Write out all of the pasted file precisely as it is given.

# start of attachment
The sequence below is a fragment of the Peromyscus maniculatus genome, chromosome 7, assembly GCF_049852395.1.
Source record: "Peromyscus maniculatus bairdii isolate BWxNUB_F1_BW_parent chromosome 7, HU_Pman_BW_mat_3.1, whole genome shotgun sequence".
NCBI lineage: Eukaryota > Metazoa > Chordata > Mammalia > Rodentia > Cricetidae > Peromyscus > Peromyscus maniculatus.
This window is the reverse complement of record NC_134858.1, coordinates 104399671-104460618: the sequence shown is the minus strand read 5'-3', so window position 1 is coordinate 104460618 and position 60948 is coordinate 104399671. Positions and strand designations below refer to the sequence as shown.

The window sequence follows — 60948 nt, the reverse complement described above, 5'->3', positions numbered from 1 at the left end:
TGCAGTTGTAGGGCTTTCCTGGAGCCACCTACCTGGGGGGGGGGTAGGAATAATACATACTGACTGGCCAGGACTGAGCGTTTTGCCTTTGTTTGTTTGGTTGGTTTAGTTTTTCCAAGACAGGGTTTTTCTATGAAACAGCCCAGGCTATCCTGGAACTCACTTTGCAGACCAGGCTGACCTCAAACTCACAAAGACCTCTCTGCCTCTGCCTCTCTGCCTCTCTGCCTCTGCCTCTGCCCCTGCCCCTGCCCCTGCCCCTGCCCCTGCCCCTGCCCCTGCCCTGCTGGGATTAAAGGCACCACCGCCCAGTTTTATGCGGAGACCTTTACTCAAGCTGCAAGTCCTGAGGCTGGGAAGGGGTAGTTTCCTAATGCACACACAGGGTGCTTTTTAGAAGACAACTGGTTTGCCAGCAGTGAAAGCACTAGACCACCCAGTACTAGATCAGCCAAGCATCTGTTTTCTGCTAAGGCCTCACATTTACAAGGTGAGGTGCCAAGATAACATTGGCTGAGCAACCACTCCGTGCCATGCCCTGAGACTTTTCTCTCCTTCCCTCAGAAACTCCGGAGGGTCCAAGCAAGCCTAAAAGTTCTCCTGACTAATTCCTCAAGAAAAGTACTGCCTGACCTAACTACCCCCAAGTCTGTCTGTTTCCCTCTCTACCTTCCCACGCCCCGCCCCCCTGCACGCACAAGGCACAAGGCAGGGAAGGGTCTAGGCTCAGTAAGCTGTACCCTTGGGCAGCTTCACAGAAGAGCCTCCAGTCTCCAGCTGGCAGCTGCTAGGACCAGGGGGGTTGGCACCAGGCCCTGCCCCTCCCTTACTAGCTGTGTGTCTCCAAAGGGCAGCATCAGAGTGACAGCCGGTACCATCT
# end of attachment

The sequence below is a fragment of the Peromyscus maniculatus genome, chromosome 7, assembly GCF_049852395.1.
Source record: "Peromyscus maniculatus bairdii isolate BWxNUB_F1_BW_parent chromosome 7, HU_Pman_BW_mat_3.1, whole genome shotgun sequence".
NCBI lineage: Eukaryota > Metazoa > Chordata > Mammalia > Rodentia > Cricetidae > Peromyscus > Peromyscus maniculatus.
This window is the reverse complement of record NC_134858.1, coordinates 104399671-104460618: the sequence shown is the minus strand read 5'-3', so window position 1 is coordinate 104460618 and position 60948 is coordinate 104399671. Positions and strand designations below refer to the sequence as shown.

The window sequence follows — 60948 nt, the reverse complement described above, 5'->3', positions numbered from 1 at the left end:
TGCAGTTGTAGGGCTTTCCTGGAGCCACCTACCTGGGGGGGGGGTAGGAATAATACATACTGACTGGCCAGGACTGAGCGTTTTGCCTTTGTTTGTTTGGTTGGTTTAGTTTTTCCAAGACAGGGTTTTTCTATGAAACAGCCCAGGCTATCCTGGAACTCACTTTGCAGACCAGGCTGACCTCAAACTCACAAAGACCTCTCTGCCTCTGCCTCTCTGCCTCTCTGCCTCTGCCTCTGCCCCTGCCCCTGCCCCTGCCCCTGCCCCTGCCCCTGCCCCTGCCCTGCTGGGATTAAAGGCACCACCGCCCAGTTTTATGCGGAGACCTTTACTCAAGCTGCAAGTCCTGAGGCTGGGAAGGGGTAGTTTCCTAATGCACACACAGGGTGCTTTTTAGAAGACAACTGGTTTGCCAGCAGTGAAAGCACTAGACCACCCAGTACTAGATCAGCCAAGCATCTGTTTTCTGCTAAGGCCTCACATTTACAAGGTGAGGTGCCAAGATAACATTGGCTGAGCAACCACTCCGTGCCATGCCCTGAGACTTTTCTCTCCTTCCCTCAGAAACTCCGGAGGGTCCAAGCAAGCCTAAAAGTTCTCCTGACTAATTCCTCAAGAAAAGTACTGCCTGACCTAACTACCCCCAAGTCTGTCTGTTTCCCTCTCTACCTTCCCACGCCCCGCCCCCCTGCACGCACAAGGCACAAGGCAGGGAAGGGTCTAGGCTCAGTAAGCTGTACCCTTGGGCAGCTTCACAGAAGAGCCTCCAGTCTCCAGCTGGCAGCTGCTAGGACCAGGGGGGTTGGCACCAGGCCCTGCCCCTCCCTTACTAGCTGTGTGTCTCCAAAGGGCAGCATCAGAGTGACAGCCGGTACCATCT